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Euroopan pankit "viimeiset halvat osakkeet"

VIDEO: Eurooppaan sijoittavien täytyy ottaa joko syklistä tai korkeaan arvostukseen liittyvää riskiä, sanoo Schrodersin salkunhoitaja. Hän on syklisen kannalla.

Holly Cook 23.10.2015
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Holly Cook: Hello and welcome to Morningstar. I'm Holly Cook and joining me today for "Why Should I Invest With You?" is James Sym. He is the Manager of the Schroder European Alpha Plus Fund.

James, thanks for joining us.

James Sym: Thanks very much for having me.

Cook: So, let's just start kind of with the basics. Alpha Plus, this is something that might be seen as jargon by investors. What exactly does that mean for investing in European stocks?

Sym: Yeah. Well, in fact, that's one of my two funds. We have an Alpha Plus Fund and Alpha Income Fund and the two funds share a couple of characteristics. So, firstly, they are concentrated, so we try and keep about 40 stocks.

The second thing is they are pretty much unconstrained. So we have some constraints to stop doing crazy things but nothing that particularly holds us back. And then the final thing is that what I would call local. So, we try and get as much local input into those funds as possible and we're targeting to really deliver some outperformance to investors well ahead of the index. We don't really think of this as an index plus fund.

Cook: So, with the Alpha Plus Fund, you said you're unconstrained there. Now, I know that you have quite a decent portion of your assets in financials which is an interesting area for people who have been watching Eurozone developments over the last few years. What's the story there?

Sym: Well, I think financials is pretty much the last explicitly cheap area of the European market is how I'd characterise it. So, typically I can buy some really good banks, okay they are banks, so they have some cyclical risk for perhaps 10, or 11, or 12 times earnings. The same is true for insurance stocks actually.

So, I think that is really an opportunity to make a decent amount of money because some of these banks are going to perhaps double their earnings over the next three to five years. So, if I'm only paying 10 times price/earnings ratio upfront then it should hold that multiple and we should make that back to ourselves.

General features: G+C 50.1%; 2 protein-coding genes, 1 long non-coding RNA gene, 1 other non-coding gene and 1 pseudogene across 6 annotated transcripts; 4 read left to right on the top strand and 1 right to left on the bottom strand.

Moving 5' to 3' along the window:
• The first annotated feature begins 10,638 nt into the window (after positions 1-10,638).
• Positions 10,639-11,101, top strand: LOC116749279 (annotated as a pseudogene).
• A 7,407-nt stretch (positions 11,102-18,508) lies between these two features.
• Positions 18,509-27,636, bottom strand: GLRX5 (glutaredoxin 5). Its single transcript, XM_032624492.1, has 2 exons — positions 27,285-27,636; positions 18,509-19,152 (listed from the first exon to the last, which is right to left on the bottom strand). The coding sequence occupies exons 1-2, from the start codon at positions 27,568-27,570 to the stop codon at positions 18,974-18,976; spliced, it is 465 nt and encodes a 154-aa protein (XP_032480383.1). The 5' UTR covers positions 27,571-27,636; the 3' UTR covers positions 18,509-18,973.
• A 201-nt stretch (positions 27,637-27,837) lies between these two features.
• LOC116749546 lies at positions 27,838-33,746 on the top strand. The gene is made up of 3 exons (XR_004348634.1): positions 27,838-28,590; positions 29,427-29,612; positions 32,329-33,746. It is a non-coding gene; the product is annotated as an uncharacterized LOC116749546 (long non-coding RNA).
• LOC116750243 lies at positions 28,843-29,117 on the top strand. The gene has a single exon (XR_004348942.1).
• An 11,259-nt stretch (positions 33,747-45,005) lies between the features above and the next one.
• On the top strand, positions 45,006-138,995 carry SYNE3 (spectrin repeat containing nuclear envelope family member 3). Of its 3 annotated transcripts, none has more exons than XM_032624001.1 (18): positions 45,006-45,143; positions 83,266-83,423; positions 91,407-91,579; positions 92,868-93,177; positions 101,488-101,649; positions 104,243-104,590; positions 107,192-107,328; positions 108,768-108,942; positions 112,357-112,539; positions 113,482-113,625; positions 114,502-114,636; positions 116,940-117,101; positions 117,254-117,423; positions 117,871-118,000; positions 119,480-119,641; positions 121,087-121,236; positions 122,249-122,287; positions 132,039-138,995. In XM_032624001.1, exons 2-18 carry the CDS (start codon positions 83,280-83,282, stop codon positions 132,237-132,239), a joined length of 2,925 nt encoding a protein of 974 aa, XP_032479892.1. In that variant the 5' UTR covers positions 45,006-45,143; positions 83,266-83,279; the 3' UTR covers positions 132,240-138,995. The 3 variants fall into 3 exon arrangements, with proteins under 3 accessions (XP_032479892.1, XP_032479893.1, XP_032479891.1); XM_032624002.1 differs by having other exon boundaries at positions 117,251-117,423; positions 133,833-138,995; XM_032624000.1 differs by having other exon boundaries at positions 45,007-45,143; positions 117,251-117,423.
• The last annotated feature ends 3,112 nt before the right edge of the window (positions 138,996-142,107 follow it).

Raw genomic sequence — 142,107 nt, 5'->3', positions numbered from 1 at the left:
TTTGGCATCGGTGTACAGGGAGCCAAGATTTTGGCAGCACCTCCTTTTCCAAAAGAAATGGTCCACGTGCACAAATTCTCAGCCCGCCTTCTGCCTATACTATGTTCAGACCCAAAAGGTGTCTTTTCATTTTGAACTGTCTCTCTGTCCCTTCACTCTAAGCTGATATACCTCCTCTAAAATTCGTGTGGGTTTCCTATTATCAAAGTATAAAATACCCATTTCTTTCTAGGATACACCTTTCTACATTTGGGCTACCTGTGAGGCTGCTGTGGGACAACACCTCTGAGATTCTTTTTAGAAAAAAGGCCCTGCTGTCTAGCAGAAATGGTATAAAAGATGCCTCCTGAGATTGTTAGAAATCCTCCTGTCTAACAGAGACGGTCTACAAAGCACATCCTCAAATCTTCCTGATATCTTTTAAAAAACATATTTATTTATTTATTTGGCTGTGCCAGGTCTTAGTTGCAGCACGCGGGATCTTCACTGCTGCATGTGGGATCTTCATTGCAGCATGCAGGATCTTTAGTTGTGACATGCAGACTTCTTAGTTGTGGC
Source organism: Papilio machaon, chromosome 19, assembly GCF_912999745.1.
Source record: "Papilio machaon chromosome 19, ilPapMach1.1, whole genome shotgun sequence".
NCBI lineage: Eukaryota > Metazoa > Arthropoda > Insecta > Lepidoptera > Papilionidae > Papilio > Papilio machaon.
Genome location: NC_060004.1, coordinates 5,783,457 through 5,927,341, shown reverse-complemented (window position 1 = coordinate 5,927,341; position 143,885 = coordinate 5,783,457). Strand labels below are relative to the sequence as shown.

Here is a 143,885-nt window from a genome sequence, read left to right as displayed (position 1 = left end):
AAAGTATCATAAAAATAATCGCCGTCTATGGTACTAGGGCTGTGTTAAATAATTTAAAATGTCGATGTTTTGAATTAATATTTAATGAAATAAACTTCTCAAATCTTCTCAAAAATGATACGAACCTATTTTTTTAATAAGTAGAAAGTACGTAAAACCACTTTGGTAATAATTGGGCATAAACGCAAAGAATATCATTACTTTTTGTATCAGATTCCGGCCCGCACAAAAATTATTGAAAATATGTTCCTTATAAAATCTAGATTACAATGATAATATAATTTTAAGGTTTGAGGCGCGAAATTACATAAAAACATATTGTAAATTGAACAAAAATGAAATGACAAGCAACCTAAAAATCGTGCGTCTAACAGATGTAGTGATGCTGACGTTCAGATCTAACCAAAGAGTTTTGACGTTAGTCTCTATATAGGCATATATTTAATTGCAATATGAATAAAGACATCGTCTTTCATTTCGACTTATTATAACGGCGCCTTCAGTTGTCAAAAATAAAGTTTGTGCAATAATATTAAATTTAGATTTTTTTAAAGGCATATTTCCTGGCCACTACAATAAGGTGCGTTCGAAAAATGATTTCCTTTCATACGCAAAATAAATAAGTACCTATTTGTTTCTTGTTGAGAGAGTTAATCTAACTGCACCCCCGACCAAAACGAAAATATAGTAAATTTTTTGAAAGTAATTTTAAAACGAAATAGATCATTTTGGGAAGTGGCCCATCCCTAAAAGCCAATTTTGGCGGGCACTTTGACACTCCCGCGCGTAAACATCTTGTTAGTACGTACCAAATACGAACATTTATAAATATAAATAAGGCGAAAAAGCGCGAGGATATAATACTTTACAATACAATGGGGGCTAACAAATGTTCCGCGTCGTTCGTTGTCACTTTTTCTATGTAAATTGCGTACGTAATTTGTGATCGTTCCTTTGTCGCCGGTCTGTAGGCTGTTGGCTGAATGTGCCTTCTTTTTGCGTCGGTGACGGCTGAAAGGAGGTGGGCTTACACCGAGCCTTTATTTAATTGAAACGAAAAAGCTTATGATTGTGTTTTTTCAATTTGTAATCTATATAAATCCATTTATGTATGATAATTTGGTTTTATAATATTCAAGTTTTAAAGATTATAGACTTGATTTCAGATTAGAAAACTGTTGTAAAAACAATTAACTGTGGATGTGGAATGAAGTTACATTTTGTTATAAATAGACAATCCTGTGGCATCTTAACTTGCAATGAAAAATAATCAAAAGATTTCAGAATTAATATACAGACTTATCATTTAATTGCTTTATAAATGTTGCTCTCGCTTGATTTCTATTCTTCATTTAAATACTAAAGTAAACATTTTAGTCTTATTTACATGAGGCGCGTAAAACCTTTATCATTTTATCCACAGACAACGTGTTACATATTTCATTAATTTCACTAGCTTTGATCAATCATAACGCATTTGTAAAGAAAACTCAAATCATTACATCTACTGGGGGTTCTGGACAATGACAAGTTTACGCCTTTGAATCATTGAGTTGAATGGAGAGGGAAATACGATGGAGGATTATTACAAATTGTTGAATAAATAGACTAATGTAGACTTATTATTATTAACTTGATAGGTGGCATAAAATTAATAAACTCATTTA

In a way you're questioning calculated – the choice that investors have in Europe today. So, either you can take some cyclical risk, financial is a key part of that, or you take valuation risk. So, you can buy these very high-quality companies with very defendable cash flows that will grow a little bit perhaps every year, but you will pay a very high multiple for that, much higher than historically you've had to pay.

So, as an investor in Europe, you either take the cyclical risk or you take the valuation risks that are here today and I think given where we are in terms of making the most money, given that Europe is recovering, we want to take that cyclical risk and get that earnings growth back towards the shareholders.

Cook: So, within Schroder European Alpha Plus I noticed that the fund has returned something around about 6% so far this year. But if you look at a more short-term view, that's been quite volatile, a really strong first quarter but then perhaps a little bit lackluster since. Would you say that that is typical of what it's like investing in the Eurozone now that you have to accept that kind of volatility?

Sym: I think accepting the volatility is absolutely right. There's always a headline in Europe, we know that. There's always potentially a crisis around the corner. The politics is really important in Europe, perhaps more so even than it is in the U.K. or the U.S. So you do have to accept that volatility. The question referring to my fund kind of goes back to your first question, which is, you're running good concentrated Alpha Plus Fund, an unconstrained fund, and therefore, we are going to have periods where we underperform, we'll have periods where we outperform; but over time, we'd expect to do relatively well.

Cook: But typically, looking at the region as a whole from a more macro perspective, are you finding it easy to find those undervalued stocks that you're looking for that are going to give you that performance or has it got harder?

Sym: It's definitely got harder. I think it would be unfair to say that. In 2012 when I launched the Alpha Income Fund, my other fund, there were lots of stocks on single digit P/E multiples, 6, 7, 8 times earnings, for perfectly good businesses, not perhaps the best businesses in the world but perfectly good ones. Now the market is rerated. Financials, as you identified, I do think is still a cheap area.

The other area that we think we can make some money is in the recovery stocks. So, these are stocks that typically might have very high valuations today, but that's not necessarily because the price is high. It's because the profits are low. So, when you look at it as a ratio, they look expensive. So, why would they make an investment?

Well, a lot of these stocks haven't factored in the earnings recovery that we are starting to see in Europe and I think we'll continue to see. So, those are the stocks where I think you can make perhaps multiples of the initial investment. But in a way, it's harder than it was because there's not lots and lots of explicitly cheap areas in Europe which you wouldn't really expect given QE and given other asset prices are so high.

Cook: James, thanks very much for talking about investing in Europe with us today.

Sym: Thank you.

Cook: For Morningstar, I'm Holly Cook. Thanks for watching.

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Holly Cook

Holly Cook  is Manager, Morningstar EMEA Websites

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